Johnny Angal Score International Baja 1000 Race Report
Pro UTV Forced Induction
Well as I sit in my office on this overcast gloomy Sunday thinking about the race teams in Baja today going to the awards ceremony I kind of throw my hands up on the air. Being so disappointed yet again, I know I shouldn’t be but damn it’s hard not to be. We spent months getting ready for this race, we had friends and co-drivers fly in from all over the United States to help us. In all reality I know how hard it is to even show up for a race like this. With around 300 race teams once a year making the annual pilgrimage to Baja from all over the world. There is nothing easy about it the brutality of driving an off road vehicle 850 miles thru the most unforgiving terrain in the world. I say that not because you can’t find harder or steeper or softer terrain in other places, but because the roads and desert trails we are racing on have been chewed up by people prerunning for the last three weeks. Now 300 plus off road vehicles are racing in front of us literally chewing and grinding the dirt into the finest powder you can imagine. The dust floats in the air for hours, at times we can’t see two feet in front of us. The trophy trucks in front of us that are running 40” tires are pulling out rocks from the earth that have laid in the same spots for a million years. They are spitting them out on the trails that are narrower then our race cars. We are racing down next to a beautiful beach during the day with outside temps around 72 degrees Fahrenheit, it’s so badass and perfect! But, 10 feet away on the right are 150ft cliffs that with the tiniest mistake will send you plummeting to your death on a rocky beach! I am not sure why I do it or why my co-driver Boner would even sit in a car with me at time like that. While racing we experience sheer terror at times followed by brief moments of ecstasy and calm all while doing 90mph down a somewhat smooth flat straight road. With a cool breeze whisking the sweat and dust off our body’s, we finally get to take a deep breath, relax our grips on the steering wheel or whatever your co-driver might have been holding onto and prepare for the next 800 miles. A lot of this happens all before we even get out of town.
I would like to thank everybody that made this trip possible: Polaris RZR, ITP Tires, Method Race Wheels, Fox Shocks, Rigid Industries LED Lighting, my awesome crew at UTV INC, Airdam Clutches, SMG Racing, Craig, Keith, Jesse, Al, Victor, Victor, Uncle Johnny, Rodger, Boner, Craig, Vance, My Brother Al, Hostyle Products, Wolf Designs, Mad Media, Joey, Josh, Rusty, Shock Therapy, Satmoto and everybody I am forgetting!!!! It takes so many people to come together to make a race like this possible.
So we went down to Baja 5 days before the race so we could prerun the course. Also I was to be racing the first 292 Miles, Victor doing the mid race section and Craig finishing the race. Prerunning went well for all of us and on Thursday we had tech inspection and contingency. First thing in the morning Boner and Adam (Airdam) had to go out and work on our clutching a little to get the car dialed in. Around noon we headed to line up in tech. When we got there the line wasn’t moving and was miles long so we waited for a couple more hours and got in line around 2pm. We sat in line so long, while I understand it’s something we have to do, to do this the day before a race, sitting in a line for 10 hours, with your legs aching and the sun burning your face and arms, I repeat 10 fucking hours, is just plain silly and to the point of just plain stupid! We have a drivers meeting at 7PM, lol, but we are sitting in line until Midnight the day of the race with our race car! We get back to the hotel and I get about 4 hours of sleep. It’s 7AM and we meet for race day breakfast and head out to finish the final details and go over chase plans. Around 10AM I head to the hotel to put on my fire suit and ready myself for what should be 8 hours of having the ever living shit beat out of me! We head to the starting line around 10:30AM and get to sit and wait some more as we don’t start the race till around 12:30PM. LOL! Not sure again why, if we are not starting for 2 more hours, why we need to be there so early! Seems as if 30 mins prior should be enough time to get us lined up but what do I know, LOL! I just sit in the sun and burn for a couple more hours before I put my helmet on my sunburned face for the next 8 hours. Alright, we start lining up and heading to the starting line which takes no more than, yah you guessed it, 30 freaking minutes and we are 7th in line.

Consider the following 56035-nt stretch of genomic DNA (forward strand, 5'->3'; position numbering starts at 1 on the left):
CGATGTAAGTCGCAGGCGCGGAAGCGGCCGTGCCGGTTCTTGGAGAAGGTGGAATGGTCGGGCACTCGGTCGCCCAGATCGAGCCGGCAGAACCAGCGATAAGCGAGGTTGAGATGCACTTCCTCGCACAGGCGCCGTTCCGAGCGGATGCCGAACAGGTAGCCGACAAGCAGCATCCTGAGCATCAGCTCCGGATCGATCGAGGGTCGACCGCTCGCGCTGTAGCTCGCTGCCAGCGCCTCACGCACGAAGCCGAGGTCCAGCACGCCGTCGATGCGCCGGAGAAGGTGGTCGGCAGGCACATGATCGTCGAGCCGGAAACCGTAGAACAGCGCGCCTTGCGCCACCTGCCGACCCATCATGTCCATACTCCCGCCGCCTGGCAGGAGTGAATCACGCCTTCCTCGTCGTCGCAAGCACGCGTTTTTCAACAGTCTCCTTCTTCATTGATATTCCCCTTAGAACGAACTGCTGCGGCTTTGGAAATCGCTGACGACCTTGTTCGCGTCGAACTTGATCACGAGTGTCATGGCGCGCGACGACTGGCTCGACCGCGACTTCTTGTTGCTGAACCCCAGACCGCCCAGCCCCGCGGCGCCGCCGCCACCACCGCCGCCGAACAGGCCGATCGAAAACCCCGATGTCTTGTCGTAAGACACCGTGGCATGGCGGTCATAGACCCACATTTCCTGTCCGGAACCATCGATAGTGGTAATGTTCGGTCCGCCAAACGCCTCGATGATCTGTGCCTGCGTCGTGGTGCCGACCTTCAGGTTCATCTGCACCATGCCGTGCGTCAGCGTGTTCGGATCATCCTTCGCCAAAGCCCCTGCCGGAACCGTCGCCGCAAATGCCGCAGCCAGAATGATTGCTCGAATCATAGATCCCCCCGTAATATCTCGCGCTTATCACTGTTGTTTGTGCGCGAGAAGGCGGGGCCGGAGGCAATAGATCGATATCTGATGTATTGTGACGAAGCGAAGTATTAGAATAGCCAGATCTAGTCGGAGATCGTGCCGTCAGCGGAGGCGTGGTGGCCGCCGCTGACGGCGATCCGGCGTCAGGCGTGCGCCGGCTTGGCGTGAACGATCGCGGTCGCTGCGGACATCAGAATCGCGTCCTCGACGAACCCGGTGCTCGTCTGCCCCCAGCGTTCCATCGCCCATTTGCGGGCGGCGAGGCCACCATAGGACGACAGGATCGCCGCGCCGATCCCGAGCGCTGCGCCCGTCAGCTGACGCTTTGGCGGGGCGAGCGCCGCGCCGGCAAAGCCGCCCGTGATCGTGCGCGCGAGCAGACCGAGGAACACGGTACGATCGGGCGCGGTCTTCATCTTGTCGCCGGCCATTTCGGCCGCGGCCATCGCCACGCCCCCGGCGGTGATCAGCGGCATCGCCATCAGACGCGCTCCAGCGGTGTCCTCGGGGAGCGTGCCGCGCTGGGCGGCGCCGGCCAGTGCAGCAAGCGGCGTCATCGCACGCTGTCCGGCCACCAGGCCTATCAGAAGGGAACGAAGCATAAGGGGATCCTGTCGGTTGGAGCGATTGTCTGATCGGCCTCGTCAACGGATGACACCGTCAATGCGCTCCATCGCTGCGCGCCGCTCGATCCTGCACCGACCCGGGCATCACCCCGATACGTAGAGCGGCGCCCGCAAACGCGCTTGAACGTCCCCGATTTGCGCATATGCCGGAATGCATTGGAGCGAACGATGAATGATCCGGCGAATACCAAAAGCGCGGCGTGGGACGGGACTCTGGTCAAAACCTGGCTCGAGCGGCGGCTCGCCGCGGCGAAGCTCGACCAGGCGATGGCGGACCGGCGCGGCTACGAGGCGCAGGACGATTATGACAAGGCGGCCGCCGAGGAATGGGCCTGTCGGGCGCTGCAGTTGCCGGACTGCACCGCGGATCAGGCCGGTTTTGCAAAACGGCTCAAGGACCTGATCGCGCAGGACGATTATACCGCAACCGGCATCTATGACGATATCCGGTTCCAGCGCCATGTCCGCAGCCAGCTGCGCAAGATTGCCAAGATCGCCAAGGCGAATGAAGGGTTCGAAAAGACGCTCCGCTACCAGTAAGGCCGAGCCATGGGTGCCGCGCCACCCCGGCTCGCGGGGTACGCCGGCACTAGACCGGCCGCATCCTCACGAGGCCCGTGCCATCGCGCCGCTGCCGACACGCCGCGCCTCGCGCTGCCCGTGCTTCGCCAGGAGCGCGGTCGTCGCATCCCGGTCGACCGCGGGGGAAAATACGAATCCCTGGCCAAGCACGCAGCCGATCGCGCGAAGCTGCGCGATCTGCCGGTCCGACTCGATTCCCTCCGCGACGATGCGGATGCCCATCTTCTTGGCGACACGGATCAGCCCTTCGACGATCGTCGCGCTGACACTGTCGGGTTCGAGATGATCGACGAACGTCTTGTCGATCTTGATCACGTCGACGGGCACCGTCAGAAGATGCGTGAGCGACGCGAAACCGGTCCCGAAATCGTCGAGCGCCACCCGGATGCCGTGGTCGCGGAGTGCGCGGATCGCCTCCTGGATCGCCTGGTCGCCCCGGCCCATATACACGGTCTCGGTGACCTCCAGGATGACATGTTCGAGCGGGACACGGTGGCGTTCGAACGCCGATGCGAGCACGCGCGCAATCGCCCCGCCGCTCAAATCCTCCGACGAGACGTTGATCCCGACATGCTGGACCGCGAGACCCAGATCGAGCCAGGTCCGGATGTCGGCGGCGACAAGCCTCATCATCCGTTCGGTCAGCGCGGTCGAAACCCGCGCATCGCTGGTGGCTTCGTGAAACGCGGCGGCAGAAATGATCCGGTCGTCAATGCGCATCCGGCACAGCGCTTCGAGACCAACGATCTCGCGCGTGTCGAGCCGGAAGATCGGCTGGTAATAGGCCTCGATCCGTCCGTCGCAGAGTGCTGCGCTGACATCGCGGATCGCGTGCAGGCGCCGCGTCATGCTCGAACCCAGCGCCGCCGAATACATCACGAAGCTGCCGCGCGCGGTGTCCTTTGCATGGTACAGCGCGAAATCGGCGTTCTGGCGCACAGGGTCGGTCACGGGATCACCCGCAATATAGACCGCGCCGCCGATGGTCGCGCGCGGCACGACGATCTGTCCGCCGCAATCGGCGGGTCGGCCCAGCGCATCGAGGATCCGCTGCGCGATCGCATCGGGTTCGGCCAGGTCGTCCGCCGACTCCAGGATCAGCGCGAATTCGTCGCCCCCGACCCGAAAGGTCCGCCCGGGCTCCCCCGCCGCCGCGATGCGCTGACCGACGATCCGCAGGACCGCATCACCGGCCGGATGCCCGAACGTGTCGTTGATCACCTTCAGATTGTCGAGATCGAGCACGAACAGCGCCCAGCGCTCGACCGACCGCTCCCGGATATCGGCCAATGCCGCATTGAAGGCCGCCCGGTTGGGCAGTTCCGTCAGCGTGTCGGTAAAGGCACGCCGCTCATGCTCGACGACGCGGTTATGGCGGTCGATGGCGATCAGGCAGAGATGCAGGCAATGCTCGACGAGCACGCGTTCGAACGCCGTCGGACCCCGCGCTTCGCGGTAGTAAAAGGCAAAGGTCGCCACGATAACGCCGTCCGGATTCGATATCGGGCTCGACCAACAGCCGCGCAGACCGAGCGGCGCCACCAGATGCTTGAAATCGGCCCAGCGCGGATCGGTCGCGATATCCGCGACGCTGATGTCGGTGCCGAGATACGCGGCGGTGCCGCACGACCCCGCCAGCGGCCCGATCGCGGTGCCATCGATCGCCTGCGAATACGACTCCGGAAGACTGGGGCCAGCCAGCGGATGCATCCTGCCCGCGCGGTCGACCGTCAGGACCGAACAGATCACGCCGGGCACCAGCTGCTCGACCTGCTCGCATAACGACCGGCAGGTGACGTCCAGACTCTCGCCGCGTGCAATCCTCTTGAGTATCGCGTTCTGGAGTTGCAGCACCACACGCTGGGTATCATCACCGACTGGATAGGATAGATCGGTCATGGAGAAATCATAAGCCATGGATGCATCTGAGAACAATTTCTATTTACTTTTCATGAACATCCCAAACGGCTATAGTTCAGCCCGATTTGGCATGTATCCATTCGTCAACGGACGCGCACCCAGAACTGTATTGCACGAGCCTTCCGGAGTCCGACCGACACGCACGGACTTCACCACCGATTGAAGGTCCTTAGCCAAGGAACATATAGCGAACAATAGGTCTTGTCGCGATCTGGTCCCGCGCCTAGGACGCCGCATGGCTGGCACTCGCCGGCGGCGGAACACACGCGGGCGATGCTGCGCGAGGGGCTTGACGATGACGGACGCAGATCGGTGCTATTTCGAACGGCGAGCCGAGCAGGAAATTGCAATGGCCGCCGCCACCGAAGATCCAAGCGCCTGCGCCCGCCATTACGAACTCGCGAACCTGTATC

Pulling over the box, I watch the other racers take off in front of me. The anticipation is building and I just stare at the green the flags. I pull up and take it all in. There are thousands of people lining the street at the starting line, I continue to stare at the green flags waiting for them to release us off the line. The green flags go up and we are off!
Our Polaris RZR Turbo 4 is running strong as we leave town and we quickly hit 90mph as I pull up behind three other cars in our class. They are going a bit slower so we pass a couple and pass a couple more that have already succumbed to some kind of issues. As we are leaving town around the 10 mile marker we have our own issues. The car starts running really bad and we lose power. I quickly tell Boner its feels like a spark or fuel problem. He jumps out and starts checking everything out. All the while 100’s of locals surround our race car for pictures and to see if they can help. It turns out our drive belt delaminated a 6” section. Boner put a new belt on and we were good to go except now every one of the UTVs in the race had passed us! I tell Boner ‘No big deal, it’s a long race and we can make it up’. As we take off I tell Boner to call our chase team at race mile 20 to get another spare belt for us just in case. As we pull up to them, we grab it and take back off. We are now in a speed zone on the highway and the speed is limited to 37mph for about the next 10 miles. If you go 1 mph over 37 you get an instant speed penalty. As we come off the highway we quickly start passing other cars. A couple of miles in we pull behind about 10 UTVs that are being held up by a diesel truck that is going so slow and will not pull off the course. So nobody can pass and it is really absurd that this guy is in front of the UTV class. Anyway, good for me, he slowed so many people down that we caught them and started making quick work of getting around them. At the end of the first 80 miles we are back in the race and headed to the coast. Everything is working great as we approach race mile 117. It is the section right next to the ocean and covered with HUGE river rocks. I see the Polaris RZR helicopter and not wanting to look slow I speed up a bit and fly into the river rock. I smash into a boulder and give us two flat tires. Boner gets out to assess the situation. Joey D (UTV Underground) comes running over and helps Boner get the rear tires changed and sees that we just bent our Method Race Wheel on the lip, letting the tire bead leak air. So they pull the front tire off the car and a local guy runs and gets a sledge hammer. He bends the wheel back in place and Joey runs over to his truck with the tire and fills it with air. Him and Boner come back and put it back on the car. Joey tosses us a tire plug kit as we will now be racing with no spare tire until the next pit stop at race mile 170. We are off and racing again. Around race mile 122ish we pass a RZR that is stuck in a huge hole and they are standing next to the race car with the tow strap out. I think “fuck that” as I drive past. Then I thought ‘Hey that was Justin from Shock Therapy!’ I slam on the brakes and back up to them. They hook the tow strap up to my car and I try yanking them out 3 or 4 times to no avail. As race traffic is pulling up on us they unhook their strap and tell us, “Go go go!!” We take back off into the night with no spare tire. Now we have a huge problem, my car is now attracted to rocks, LOL. Now I am normally very good at tire placement and not hitting rocks and stuff but now I cannot avoid them. Literally if my life depended on it I couldn’t avoid them. My front tire slams into the first rock and Boner is like “WTF?! You got to be careful, we don’t have a spare!” I am thinking to myself, I know that and that wasn’t my fault that rock must have just rolled in front of the tire! We are now around race mile 135 and guess what, yup, another rock jumped right in front of me. We hit it hard! We make it to a huge pit area at race mile 140 and we pull over. There is no way we are going to make it to our pit at race mile 170. We call our chase crew and tell them they need to come to us so we start going over the car making sure everything else is good. While we wait for them we watch everybody pass us again. We wait for about an hour for our crew to get to us. When they show up we load up with tires, fuel and head off into the darkness! It’s cold but the car is running great and we quickly catch a couple of cars and pass them. We don’t get much further as we come up a small rise right at the top is a silt hole on the driver’s side of the car. We are plugging along doing probably 30 mph and the front drives side tire slams into it stopping us dead in our tracks. I push the gas pedal and slowly pull off of the race course. Boner says “Flat tire?” I say “No… it isn’t flat, I can see it. It is right next to me outside the car about 2 feet from where it is supposed to be.” We get out of the car and see that it’s not good. We need our chase truck again. Between them getting to us and Boner fixing the car it will be hours of lost time. We decided to call the race on the spot. There was no way we are going to podium this race and that’s what we showed up for. It’s really sad when I call a race especially when you have other drivers that never even got to drive. It’s a really shitty feeling but I made the call and I’m sure I will go over it a million more times to see if it was the right call! Thank you all so much for supporting us and living the #RZRLife with us!